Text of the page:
Using pumping to draw out inverted nipples and relieve discomfort

Pumping is an effective method to draw out inverted nipples and stimulate milk flow. Regular use of a breast pump before breastfeeding sessions can help soften the breast tissue and make latching easier for babies. Additionally, pumping can aid in milk expression and relieve discomfort associated with breast engorgement. Using a high-quality breast pump and seeking guidance from breastfeeding specialists on proper pumping techniques can optimize the benefits and reduce any discomfort experienced during the process.

As with any aspect of breastfeeding, seeking support and guidance from healthcare professionals and breastfeeding experts is crucial. Coping with challenges and discomfort while breastfeeding with inverted nipples requires patience, perseverance, and a proactive approach to finding suitable techniques for each situation. 


In conclusion, breastfeeding is an important recommendation for an infant's health.8 Having inverted nipples should not deter any mother from engaging in adequate breastfeeding. It is crucial to understand that inverted nipples are just a normal variation in some women, and with the right techniques and consultation with dedicated lactation specialists, breastfeeding can be a successful and rewarding task for the mother.

Ultimately, breastfeeding is a beautiful and natural bonding experience between a mother and her baby, regardless of nipple variation. With the right support and determination, mothers can overcome challenges associated with inverted nipples and embark on a fulfilling and successful breastfeeding journey. Remember, every mother's journey is different, and embracing these differences can lead to a positive and empowering breastfeeding experience for both the mother and the baby.


  1. Nagaraja Rao D, Winters R. Inverted nipple. In: StatPearls [Internet]. Treasure Island (FL): StatPearls Publishing; 2023 [cited 2023 Jul 27]. Available from:
  2. Chanprapaph P, Luttarapakul J, Siribariruck S, Boonyawanichkul S. Outcome of non-protractile nipple correction with breast cups in pregnant women: a randomized controlled trial. Breastfeeding Medicine [Internet]. 2013 Aug [cited 2023 Jul 28];8(4):408–12. Available from:
  3. Nabulsi M, Ghanem R, Smaili H, Khalil A. The inverted syringe technique for management of inverted nipples in breastfeeding women: a pilot randomized controlled trial. Int Breastfeed J [Internet]. 2022 Feb 5 [cited 2023 Jul 28];17(1):9. Available from:
  4. Bramson L, Lee JW, Moore E, Montgomery S, Neish C, Bahjri K, et al. Effect of early skin-to-skin mother—infant contact during the first 3 hours following birth on exclusive breastfeeding during the maternity hospital stay. J Hum Lact [Internet]. 2010 May [cited 2023 Jul 28];26(2):130–7. Available from:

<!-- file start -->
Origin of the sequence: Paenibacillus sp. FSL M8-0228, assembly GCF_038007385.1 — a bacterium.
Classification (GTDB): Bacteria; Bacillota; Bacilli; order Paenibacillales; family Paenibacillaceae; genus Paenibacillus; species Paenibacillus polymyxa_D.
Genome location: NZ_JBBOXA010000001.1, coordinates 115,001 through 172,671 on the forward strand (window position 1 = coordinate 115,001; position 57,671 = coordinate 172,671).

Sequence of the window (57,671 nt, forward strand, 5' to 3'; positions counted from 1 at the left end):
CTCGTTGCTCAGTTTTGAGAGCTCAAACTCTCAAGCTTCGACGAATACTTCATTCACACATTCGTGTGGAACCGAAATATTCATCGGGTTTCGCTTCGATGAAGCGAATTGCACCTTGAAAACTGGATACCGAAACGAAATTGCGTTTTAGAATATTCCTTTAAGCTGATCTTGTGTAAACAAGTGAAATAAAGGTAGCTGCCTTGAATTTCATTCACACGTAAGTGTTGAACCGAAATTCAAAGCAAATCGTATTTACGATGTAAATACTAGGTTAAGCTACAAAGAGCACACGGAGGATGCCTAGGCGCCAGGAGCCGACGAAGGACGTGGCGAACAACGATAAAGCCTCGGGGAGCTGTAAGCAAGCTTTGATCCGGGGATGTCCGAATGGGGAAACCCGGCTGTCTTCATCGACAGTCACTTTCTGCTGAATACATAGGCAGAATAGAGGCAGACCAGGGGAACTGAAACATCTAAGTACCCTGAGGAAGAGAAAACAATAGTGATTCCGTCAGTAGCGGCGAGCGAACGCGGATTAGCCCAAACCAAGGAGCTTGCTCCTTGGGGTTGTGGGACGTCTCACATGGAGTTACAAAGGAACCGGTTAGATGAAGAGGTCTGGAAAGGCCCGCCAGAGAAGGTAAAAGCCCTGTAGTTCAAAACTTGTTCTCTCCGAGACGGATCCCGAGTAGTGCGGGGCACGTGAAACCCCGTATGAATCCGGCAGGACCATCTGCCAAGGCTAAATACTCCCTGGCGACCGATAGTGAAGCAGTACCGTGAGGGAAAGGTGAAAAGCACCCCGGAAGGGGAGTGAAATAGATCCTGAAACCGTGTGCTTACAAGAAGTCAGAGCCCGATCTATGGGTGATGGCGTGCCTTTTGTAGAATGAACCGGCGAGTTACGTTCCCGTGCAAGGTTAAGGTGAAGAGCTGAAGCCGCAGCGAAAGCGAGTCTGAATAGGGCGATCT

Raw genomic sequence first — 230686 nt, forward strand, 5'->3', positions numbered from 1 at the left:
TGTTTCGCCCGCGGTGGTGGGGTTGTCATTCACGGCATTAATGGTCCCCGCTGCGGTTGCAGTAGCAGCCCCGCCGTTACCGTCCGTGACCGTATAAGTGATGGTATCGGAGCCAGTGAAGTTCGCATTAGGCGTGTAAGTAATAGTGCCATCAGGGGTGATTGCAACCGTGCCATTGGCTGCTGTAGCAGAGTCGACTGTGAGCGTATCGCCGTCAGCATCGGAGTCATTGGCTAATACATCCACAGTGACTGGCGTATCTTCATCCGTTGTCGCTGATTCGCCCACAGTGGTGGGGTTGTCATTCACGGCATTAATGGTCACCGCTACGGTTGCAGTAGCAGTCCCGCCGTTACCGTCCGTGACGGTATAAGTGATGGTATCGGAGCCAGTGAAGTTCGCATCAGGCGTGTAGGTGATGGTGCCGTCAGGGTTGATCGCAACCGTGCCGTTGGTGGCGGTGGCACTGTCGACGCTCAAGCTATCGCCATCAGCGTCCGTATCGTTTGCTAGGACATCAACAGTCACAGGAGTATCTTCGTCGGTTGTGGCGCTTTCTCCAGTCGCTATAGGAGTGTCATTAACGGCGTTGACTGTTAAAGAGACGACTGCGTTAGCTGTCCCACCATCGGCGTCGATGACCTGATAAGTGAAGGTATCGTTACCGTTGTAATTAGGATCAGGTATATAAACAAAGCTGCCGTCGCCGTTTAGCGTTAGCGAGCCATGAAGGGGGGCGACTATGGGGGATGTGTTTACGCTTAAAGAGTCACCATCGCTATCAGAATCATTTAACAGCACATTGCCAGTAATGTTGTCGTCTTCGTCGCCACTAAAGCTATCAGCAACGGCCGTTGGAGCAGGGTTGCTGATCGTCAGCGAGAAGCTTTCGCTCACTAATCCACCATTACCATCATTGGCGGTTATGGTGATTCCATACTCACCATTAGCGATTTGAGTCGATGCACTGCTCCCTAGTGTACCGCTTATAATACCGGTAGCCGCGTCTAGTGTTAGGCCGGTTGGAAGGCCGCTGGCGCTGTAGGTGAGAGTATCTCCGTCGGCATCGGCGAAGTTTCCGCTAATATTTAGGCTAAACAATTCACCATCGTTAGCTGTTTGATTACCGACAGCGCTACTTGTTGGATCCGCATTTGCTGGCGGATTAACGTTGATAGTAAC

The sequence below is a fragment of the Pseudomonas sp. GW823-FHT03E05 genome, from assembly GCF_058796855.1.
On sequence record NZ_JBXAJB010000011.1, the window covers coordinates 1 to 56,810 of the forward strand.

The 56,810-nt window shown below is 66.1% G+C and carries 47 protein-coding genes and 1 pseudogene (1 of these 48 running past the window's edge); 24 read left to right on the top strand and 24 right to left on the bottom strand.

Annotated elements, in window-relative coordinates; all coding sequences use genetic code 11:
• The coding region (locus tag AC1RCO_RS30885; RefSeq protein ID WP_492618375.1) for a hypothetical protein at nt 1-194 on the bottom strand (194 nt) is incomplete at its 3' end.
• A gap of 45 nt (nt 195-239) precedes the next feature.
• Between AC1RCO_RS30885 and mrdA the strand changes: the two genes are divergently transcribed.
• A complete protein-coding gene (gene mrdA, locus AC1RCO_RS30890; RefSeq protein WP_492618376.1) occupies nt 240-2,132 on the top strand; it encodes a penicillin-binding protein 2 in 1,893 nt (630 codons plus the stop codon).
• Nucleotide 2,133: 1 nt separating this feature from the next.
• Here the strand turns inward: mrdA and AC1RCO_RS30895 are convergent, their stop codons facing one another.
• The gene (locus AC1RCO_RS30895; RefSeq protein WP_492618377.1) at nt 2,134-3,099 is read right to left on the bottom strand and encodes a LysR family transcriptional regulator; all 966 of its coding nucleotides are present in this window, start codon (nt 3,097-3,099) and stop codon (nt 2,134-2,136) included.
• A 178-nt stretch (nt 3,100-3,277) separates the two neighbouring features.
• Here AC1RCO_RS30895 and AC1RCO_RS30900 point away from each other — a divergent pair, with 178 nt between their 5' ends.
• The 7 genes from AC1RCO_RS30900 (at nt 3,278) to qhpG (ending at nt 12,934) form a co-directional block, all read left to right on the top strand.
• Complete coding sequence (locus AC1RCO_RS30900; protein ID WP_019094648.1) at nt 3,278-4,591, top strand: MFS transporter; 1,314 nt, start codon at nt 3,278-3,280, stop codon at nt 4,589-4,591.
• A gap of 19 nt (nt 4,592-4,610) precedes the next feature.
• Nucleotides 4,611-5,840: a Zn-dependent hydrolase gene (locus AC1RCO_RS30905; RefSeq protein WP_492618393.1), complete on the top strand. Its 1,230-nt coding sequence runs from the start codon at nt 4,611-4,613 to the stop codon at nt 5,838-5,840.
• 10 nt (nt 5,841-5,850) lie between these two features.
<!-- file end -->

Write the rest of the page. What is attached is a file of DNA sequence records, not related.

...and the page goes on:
5. Inverted and flat nipples [Internet]. La Leche League International. [cited 2023 Jul 28]. Available from:
  6. Bowles BC. Breast massage: a “handy” multipurpose tool to promote breastfeeding success. Clinical Lactation [Internet]. 2011 Dec 1 [cited 2023 Jul 28];2(4):21–4. Available from:
  7. Positions to use when breastfeeding [Internet]. Available from:
  8. Breastfeeding [Internet]. [cited 2023 Jul 28]. Available from:
This content is purely informational and isn’t medical guidance. It shouldn’t replace professional medical counsel. Always consult your physician regarding treatment risks and benefits. See our editorial standards for more details.

Get our health newsletter

Get daily health and wellness advice from our medical team.
Your privacy is important to us. Any information you provide to this website may be placed by us on our servers. If you do not agree do not provide the information.

Nneamaka Mirian Nnebedum

Bachelor of Dental Surgery (BDS) University of Ibadan, Nigeria

Nneamaka is a dentist with profound commitment to public health advocacy. Nneamaka has amassed extensive experience through active engagement with various non-profit organisations. Her notable roles include chairperson of a Dental Education Committee and leading the Media and Communications unit of a non-profit health organisation. These roles reflect her ardent dedication to advancing health education and promotion, underscoring her impact in fostering healthier communities. presents all health information in line with our terms and conditions. It is essential to understand that the medical information available on our platform is not intended to substitute the relationship between a patient and their physician or doctor, as well as any medical guidance they offer. Always consult with a healthcare professional before making any decisions based on the information found on our website.
Klarity is a citizen-centric health data management platform that enables citizens to securely access, control and share their own health data. Klarity Health Library aims to provide clear and evidence-based health and wellness related informative articles. 
Klarity / Managed Self Ltd
Alum House
5 Alum Chine Road
Westbourne Bournemouth BH4 8DT
VAT Number: 362 5758 74
Company Number: 10696687

Phone Number:

 +44 20 3239 9818